Who’s Territory, Constitutionally? – The Delhi Debacle

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The promise of full-statehood for Delhi has been on the manifesto of the political parties for a much long time. Delhi was referred to as the Union Territory of Delhi by the Constitution prior to the insertion of Art. 239AA. But due to the questions of administration in the national capital and one of the biggest city in the country, an amendment in the Constitution was made by the 69th Constitution Amendment Act of 1991, to  provide the Union Territory with a Legislative Assembly and thus, providing a special status to the same.

Union Territories come under the administrative head of the President, who is thus, required to appoint an administrator for the territory as prescribed by Art. 239. Lieutenant Governor is one such administrator who is appointed by the President in the National Capital Territory of Delhi. Ironically, as mentioned by Article 239AA (5), the Chief Minister so elected by the legislative members is also to be appointed by the President. The Legislative Assembly formed is similar in structure and in functioning with other States’ Legislative Assemblies, but the powers to legislate have been limited. Expressly, the 1991 Amendment Act took away the rights to legislate on Entries 1, 2 and 18 of the State list being Public Order, Police and Land respectively. Also, it can only legislate on the matters applicable to a Union Territory of the country. The Chief Minister of the quasi-state of Delhi is to be head of the Council of Ministers like any other full-state and also would advise the Lieutenant Governor on the matters concerned. In case of any conflict of opinion between the CM and Lt. Governor, the matter is to be referred to the President and only in the cases of urgency; the Lt. Governor would have the power to go beyond the advice.

So far, the Legislative Assembly and the administrator of the NCT of Delhi are on equal footing. The point to discuss in today’s context is the tussle between Arvind Kejriwal and Najeeb Jung- who has a better title for the appointment of the administrative officers in the Capital? There has been no such tug of war between the legislative and executive since the former has been created by the ’91 Amendment. So what is the matter now? When the ruling AAP came to power in Delhi, it always knew what were the limitations of ruling a quasi-State. So now, alleging the executive should not be the way forward. President, the head of the executive in the country and the father of Union Territories all over the country, administers the matters through the Ministry of Home Affairs. The latest notification of the MHA, defining the powers of both the Legislative Assembly and Lt. Governor clearly stated that the legislature cannot take actions on the appointment of the civil servants. With reference of the Article 239AA (3)(a), it is provided that the law qualifies that it can legislate only to the extent of matter applicable to it. Since the UTs do not have their own State Public Services and State Public Service Commission, the Indian Administrative Services and Indian Police Service personnel appointed are through the UT’s Cadre. The DANICS and DANIPS are also administered by the MHA. Now that since the NCT does not have any applicability on the ‘Services’ as falling under Entry 41, it cannot legislate on it and thus, the executive power to advice the Lt. Governor is gone away with it.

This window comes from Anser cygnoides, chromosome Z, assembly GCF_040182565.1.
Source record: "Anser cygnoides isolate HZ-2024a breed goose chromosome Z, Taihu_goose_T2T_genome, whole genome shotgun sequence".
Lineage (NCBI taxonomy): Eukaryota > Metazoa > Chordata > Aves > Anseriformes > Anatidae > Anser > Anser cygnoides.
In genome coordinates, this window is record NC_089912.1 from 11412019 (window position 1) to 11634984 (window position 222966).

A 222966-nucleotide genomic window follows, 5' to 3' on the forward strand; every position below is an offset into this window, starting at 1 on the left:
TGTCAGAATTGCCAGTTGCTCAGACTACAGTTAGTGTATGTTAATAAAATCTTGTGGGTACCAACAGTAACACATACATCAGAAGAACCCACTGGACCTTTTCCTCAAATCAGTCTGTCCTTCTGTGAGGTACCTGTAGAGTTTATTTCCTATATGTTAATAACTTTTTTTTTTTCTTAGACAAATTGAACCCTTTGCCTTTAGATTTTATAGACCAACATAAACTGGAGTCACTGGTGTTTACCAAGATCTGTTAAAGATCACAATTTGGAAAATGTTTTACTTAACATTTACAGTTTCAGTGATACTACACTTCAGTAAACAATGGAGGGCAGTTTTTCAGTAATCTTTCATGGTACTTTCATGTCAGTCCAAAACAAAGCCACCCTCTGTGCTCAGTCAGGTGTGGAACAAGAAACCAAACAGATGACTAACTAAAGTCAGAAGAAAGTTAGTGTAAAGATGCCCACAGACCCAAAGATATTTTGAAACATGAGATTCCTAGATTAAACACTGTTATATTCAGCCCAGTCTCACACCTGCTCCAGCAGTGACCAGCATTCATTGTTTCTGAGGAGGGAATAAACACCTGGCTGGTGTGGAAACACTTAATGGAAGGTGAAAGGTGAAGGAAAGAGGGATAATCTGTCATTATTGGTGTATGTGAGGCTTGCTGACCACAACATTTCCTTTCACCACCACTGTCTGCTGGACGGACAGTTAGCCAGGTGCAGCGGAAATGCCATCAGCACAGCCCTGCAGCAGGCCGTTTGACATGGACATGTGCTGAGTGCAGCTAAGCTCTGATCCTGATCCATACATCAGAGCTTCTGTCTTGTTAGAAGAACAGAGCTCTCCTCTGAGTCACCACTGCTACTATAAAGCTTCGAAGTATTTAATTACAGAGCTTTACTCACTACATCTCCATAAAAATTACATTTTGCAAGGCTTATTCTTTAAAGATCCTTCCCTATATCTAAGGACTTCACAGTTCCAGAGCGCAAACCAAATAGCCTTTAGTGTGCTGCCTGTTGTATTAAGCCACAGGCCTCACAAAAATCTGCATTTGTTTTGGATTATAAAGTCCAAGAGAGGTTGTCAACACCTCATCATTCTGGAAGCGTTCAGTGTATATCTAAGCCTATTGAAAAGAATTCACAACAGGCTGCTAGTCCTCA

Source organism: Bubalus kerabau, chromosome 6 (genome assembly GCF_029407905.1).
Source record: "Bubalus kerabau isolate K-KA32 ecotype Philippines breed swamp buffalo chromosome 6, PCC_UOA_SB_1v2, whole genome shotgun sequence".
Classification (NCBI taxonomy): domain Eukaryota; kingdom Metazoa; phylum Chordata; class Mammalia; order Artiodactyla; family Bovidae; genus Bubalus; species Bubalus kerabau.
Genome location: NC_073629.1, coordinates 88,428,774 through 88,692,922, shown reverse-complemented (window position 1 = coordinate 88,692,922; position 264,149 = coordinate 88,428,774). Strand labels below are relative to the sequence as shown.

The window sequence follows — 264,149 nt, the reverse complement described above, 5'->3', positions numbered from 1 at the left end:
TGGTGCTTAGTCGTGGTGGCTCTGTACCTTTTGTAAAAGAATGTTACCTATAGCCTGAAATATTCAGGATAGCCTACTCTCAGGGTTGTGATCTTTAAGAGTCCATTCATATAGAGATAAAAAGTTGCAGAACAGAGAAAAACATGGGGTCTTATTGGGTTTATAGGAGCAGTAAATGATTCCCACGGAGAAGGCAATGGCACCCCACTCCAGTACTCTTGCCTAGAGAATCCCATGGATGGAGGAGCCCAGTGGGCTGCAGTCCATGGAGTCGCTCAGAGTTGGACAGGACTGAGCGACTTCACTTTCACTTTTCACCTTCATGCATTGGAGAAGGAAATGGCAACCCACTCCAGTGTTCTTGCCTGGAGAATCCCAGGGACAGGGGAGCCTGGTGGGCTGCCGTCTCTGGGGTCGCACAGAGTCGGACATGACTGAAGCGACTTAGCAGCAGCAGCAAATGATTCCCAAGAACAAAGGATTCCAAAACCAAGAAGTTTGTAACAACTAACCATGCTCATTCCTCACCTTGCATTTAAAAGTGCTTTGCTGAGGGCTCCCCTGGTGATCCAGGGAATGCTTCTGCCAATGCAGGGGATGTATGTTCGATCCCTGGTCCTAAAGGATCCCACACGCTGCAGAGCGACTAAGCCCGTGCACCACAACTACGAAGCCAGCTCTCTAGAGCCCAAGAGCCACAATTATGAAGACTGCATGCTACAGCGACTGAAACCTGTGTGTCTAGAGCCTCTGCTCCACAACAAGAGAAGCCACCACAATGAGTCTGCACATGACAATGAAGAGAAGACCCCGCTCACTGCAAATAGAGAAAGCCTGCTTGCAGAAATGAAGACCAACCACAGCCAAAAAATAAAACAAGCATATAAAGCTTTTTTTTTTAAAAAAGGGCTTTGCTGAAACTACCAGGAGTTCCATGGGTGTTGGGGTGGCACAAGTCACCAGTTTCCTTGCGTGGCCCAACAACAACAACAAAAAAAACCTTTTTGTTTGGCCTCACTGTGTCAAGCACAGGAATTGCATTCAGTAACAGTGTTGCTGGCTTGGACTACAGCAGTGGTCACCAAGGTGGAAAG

Another Act of the Parliament, the NCT of Delhi Act, 1991 provides with the powers and functions of both the Legislative Assembly and the Lt. Governor. It is quite noticeable that the powers of the Lt. Governor are pretty similar to the powers of the Governor of any State. He can address and send the messages to the assembly, at the commencement of the Assembly, he has to give a special address and others. But Section 41 of the Act which is headed as ‘Matters in which Lieutenant Governor to act in his discretion’ creates the difference. It clearly states that the administrator can act on his own discretion when the assembly does not have any competence in the matter. If there is still a question as to whether the matter falls within the competence of the assembly, in accordance with clause (3), the decision made by the Lt. Governor shall be final. Now, considering the appointment case with respect to the Act, still the decision on the appointments made by the Lt. Governor would prevail over the advice as made by the Council of Ministers.

The promise of full-statehood to Delhi seems to be a distant dream. Being the capital of the country, the home to the offices of the Central Government, the President, the Supreme Court, the Embassies of the other countries, should it be given the status of a State, is of the essence. To a normal eye, any country with the capital being not in governance of the Central government is not visible. Capital of the nation should be in the administrative competence of the Central government.

Presently, the structure of the Government of the NCT of Delhi though being complex is sophisticated. But the contention of the Chief Minister of Delhi should also not be disregarded. He has a right to form a team which suits him the best, but it should always be within the Constitutional structure. The tussle between the head of the CoM and the Lt. Governor is not a healthy sign and the administration should always be done in a friendly manner, or else, it would not serve the purpose of making the structure sophisticated.

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